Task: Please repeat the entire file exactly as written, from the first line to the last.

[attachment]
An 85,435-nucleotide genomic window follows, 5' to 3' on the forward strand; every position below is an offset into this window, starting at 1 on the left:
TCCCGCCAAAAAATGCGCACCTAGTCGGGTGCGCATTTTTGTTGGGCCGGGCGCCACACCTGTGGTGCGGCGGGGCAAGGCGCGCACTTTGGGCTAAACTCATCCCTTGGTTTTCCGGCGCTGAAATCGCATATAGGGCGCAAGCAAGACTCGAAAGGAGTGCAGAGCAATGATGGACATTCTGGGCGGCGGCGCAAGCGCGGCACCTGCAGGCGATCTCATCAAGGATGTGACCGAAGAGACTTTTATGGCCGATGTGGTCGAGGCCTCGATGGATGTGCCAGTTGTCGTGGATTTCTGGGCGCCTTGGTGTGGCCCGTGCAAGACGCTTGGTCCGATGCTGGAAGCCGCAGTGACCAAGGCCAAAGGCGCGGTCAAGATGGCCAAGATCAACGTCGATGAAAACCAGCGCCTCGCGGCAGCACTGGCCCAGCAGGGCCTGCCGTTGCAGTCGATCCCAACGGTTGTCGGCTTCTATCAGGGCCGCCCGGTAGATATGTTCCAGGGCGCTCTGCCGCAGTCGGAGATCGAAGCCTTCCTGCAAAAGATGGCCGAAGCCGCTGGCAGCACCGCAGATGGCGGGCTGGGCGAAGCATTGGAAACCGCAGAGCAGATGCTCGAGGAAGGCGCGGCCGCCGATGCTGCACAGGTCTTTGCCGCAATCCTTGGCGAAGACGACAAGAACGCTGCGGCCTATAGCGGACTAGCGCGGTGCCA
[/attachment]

An 85,435-nucleotide genomic window follows, 5' to 3' on the forward strand; every position below is an offset into this window, starting at 1 on the left:
TCCCGCCAAAAAATGCGCACCTAGTCGGGTGCGCATTTTTGTTGGGCCGGGCGCCACACCTGTGGTGCGGCGGGGCAAGGCGCGCACTTTGGGCTAAACTCATCCCTTGGTTTTCCGGCGCTGAAATCGCATATAGGGCGCAAGCAAGACTCGAAAGGAGTGCAGAGCAATGATGGACATTCTGGGCGGCGGCGCAAGCGCGGCACCTGCAGGCGATCTCATCAAGGATGTGACCGAAGAGACTTTTATGGCCGATGTGGTCGAGGCCTCGATGGATGTGCCAGTTGTCGTGGATTTCTGGGCGCCTTGGTGTGGCCCGTGCAAGACGCTTGGTCCGATGCTGGAAGCCGCAGTGACCAAGGCCAAAGGCGCGGTCAAGATGGCCAAGATCAACGTCGATGAAAACCAGCGCCTCGCGGCAGCACTGGCCCAGCAGGGCCTGCCGTTGCAGTCGATCCCAACGGTTGTCGGCTTCTATCAGGGCCGCCCGGTAGATATGTTCCAGGGCGCTCTGCCGCAGTCGGAGATCGAAGCCTTCCTGCAAAAGATGGCCGAAGCCGCTGGCAGCACCGCAGATGGCGGGCTGGGCGAAGCATTGGAAACCGCAGAGCAGATGCTCGAGGAAGGCGCGGCCGCCGATGCTGCACAGGTCTTTGCCGCAATCCTTGGCGAAGACGACAAGAACGCTGCGGCCTATAGCGGACTAGCGCGGTGCCA